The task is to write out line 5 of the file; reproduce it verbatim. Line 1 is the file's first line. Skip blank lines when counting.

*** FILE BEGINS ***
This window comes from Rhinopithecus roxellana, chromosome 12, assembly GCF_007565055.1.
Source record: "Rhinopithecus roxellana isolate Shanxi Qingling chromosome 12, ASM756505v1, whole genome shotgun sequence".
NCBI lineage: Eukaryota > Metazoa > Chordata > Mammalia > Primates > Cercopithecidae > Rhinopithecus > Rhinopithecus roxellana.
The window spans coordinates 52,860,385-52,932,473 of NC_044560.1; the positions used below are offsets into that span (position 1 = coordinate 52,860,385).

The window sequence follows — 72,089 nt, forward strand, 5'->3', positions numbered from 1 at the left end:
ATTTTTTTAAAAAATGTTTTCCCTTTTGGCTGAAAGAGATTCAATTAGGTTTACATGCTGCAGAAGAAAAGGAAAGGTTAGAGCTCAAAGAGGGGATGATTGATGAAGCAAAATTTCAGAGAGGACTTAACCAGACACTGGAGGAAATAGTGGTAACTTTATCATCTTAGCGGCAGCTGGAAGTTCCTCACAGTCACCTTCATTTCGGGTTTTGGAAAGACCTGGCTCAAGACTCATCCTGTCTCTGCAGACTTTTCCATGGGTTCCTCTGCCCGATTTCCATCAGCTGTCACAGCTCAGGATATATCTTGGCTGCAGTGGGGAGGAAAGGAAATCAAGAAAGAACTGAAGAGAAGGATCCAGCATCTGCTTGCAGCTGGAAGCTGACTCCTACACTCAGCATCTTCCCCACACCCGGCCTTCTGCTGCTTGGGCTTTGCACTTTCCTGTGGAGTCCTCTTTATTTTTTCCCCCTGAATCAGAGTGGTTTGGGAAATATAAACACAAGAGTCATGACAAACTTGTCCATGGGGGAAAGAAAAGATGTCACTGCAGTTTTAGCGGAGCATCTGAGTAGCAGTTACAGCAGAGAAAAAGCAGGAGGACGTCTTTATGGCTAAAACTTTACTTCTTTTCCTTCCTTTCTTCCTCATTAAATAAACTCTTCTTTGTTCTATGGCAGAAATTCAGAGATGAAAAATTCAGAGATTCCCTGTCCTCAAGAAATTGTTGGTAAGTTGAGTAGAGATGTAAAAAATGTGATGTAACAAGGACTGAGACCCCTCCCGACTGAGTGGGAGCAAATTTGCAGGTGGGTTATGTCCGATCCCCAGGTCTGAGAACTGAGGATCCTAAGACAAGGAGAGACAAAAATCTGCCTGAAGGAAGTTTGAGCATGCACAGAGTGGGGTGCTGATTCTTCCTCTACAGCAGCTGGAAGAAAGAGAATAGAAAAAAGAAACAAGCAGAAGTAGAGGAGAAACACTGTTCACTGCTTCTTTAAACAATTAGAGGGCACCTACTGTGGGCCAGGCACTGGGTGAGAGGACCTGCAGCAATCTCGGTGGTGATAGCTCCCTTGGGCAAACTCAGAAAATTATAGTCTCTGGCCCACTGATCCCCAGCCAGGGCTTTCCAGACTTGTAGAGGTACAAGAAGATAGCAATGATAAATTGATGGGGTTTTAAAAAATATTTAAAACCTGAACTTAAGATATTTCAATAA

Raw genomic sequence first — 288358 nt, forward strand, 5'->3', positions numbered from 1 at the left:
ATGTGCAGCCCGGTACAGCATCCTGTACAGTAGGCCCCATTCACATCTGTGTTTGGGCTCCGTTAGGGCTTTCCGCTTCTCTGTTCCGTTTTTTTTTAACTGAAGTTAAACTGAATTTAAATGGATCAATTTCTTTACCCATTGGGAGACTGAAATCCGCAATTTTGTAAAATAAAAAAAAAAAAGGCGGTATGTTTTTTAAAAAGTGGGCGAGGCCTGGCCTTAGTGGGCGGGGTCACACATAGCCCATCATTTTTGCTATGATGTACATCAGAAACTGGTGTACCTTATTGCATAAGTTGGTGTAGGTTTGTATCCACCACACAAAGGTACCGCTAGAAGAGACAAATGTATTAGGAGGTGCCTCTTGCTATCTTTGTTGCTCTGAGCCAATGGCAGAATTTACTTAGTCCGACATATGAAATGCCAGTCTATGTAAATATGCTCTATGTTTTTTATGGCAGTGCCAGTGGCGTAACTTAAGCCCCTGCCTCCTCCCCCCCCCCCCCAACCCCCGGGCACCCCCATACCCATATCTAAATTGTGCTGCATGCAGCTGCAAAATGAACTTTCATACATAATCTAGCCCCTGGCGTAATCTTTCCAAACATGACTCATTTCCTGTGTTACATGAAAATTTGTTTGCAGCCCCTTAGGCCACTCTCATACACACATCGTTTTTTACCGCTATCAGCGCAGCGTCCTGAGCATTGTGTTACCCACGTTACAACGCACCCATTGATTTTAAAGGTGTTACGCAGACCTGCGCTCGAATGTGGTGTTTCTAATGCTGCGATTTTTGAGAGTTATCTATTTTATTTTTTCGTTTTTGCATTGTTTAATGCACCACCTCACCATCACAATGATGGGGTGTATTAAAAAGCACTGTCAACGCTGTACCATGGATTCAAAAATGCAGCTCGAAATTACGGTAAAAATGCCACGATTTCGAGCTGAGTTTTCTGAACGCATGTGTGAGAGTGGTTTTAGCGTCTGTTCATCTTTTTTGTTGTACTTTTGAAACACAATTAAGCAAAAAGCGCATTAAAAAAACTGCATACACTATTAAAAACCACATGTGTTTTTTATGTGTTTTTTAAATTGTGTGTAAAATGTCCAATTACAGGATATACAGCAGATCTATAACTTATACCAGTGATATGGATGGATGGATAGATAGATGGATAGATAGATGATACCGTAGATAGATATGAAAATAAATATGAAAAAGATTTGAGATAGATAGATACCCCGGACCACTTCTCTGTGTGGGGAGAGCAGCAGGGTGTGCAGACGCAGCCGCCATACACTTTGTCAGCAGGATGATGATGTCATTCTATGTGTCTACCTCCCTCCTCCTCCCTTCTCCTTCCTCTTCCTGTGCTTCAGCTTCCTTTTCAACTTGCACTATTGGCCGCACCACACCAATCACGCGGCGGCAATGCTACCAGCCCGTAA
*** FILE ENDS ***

The window sequence follows — 72,089 nt, forward strand, 5'->3', positions numbered from 1 at the left end: